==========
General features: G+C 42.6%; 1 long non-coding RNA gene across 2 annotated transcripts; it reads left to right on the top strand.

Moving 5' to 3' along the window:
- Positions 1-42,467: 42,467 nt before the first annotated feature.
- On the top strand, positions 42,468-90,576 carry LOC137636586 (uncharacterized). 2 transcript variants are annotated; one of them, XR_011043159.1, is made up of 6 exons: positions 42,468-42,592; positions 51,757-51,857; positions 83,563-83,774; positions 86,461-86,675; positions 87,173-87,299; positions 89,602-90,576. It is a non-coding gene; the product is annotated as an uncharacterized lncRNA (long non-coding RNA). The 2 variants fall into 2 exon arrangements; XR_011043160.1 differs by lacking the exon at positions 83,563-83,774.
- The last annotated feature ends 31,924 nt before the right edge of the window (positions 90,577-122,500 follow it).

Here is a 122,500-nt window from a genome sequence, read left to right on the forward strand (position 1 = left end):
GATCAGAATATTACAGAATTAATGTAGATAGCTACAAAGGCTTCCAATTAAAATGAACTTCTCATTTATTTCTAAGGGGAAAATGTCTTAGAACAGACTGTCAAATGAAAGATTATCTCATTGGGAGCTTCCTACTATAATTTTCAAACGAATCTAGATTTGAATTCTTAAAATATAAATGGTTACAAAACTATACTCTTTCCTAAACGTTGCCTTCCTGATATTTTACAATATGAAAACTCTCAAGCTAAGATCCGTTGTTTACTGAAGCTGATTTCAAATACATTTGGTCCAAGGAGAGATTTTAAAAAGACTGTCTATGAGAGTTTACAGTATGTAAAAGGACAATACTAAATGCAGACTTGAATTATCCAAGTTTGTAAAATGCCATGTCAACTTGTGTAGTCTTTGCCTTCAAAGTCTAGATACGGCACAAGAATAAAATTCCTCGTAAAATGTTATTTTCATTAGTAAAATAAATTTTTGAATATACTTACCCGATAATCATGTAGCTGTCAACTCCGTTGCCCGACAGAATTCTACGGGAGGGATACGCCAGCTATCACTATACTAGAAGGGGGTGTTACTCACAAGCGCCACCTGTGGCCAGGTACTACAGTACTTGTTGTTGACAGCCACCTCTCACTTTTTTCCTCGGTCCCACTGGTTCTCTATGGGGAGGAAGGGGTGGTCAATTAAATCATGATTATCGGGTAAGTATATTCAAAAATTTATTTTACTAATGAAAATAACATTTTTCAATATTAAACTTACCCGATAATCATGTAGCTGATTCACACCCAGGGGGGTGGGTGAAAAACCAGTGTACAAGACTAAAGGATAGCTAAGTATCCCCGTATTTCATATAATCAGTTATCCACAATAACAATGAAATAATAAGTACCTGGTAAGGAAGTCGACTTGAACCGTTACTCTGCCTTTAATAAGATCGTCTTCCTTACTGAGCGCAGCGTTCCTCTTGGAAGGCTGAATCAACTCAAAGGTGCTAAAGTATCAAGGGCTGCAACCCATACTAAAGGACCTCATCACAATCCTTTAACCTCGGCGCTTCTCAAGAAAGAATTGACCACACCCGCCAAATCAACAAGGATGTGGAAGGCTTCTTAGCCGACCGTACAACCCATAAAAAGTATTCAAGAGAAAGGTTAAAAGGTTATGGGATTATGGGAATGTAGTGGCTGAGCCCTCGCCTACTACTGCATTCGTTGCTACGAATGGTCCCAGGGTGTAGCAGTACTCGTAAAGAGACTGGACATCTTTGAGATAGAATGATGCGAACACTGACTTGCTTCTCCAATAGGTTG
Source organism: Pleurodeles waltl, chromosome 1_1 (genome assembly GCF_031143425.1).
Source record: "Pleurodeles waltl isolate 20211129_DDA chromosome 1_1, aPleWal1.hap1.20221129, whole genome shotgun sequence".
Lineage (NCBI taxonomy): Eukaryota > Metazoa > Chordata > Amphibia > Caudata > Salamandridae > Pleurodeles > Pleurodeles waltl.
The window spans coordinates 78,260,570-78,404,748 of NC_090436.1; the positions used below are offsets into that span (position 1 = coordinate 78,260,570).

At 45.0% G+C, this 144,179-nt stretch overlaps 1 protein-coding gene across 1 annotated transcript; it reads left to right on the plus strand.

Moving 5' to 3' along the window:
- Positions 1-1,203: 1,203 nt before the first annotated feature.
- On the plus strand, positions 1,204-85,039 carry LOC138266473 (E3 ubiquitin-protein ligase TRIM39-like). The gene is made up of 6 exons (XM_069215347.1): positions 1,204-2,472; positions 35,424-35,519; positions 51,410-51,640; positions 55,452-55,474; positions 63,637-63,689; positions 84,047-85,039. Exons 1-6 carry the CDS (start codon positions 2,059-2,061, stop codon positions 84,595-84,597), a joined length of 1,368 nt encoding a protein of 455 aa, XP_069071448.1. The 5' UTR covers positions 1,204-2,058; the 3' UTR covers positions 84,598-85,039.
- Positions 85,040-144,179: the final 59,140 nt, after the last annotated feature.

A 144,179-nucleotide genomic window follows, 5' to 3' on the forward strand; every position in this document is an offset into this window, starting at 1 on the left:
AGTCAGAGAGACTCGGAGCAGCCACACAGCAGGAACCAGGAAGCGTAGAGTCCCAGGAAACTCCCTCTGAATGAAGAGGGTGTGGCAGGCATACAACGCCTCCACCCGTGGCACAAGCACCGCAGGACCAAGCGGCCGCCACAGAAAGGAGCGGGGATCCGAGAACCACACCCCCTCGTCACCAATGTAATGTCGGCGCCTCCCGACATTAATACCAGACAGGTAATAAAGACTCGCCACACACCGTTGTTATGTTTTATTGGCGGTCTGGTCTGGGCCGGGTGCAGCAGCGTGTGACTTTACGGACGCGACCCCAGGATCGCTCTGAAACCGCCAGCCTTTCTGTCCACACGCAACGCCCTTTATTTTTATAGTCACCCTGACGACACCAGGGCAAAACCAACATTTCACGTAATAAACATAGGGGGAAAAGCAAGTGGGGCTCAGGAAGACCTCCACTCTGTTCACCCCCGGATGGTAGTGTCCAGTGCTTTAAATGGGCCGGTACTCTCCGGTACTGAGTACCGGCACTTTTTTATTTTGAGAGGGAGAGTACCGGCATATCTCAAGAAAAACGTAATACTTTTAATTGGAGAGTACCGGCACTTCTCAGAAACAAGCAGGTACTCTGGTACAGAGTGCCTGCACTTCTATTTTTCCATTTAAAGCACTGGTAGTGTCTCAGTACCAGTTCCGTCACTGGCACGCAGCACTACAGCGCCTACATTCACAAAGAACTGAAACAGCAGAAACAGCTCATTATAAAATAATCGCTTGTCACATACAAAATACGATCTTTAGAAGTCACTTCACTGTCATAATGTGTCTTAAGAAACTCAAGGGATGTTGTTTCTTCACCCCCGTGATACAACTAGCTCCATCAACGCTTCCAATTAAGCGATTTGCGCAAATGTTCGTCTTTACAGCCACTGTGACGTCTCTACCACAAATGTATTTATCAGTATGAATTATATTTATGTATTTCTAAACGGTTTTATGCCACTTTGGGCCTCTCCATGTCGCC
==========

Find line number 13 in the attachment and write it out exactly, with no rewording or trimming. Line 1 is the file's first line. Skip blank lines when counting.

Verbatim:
Moving 5' to 3' along the window: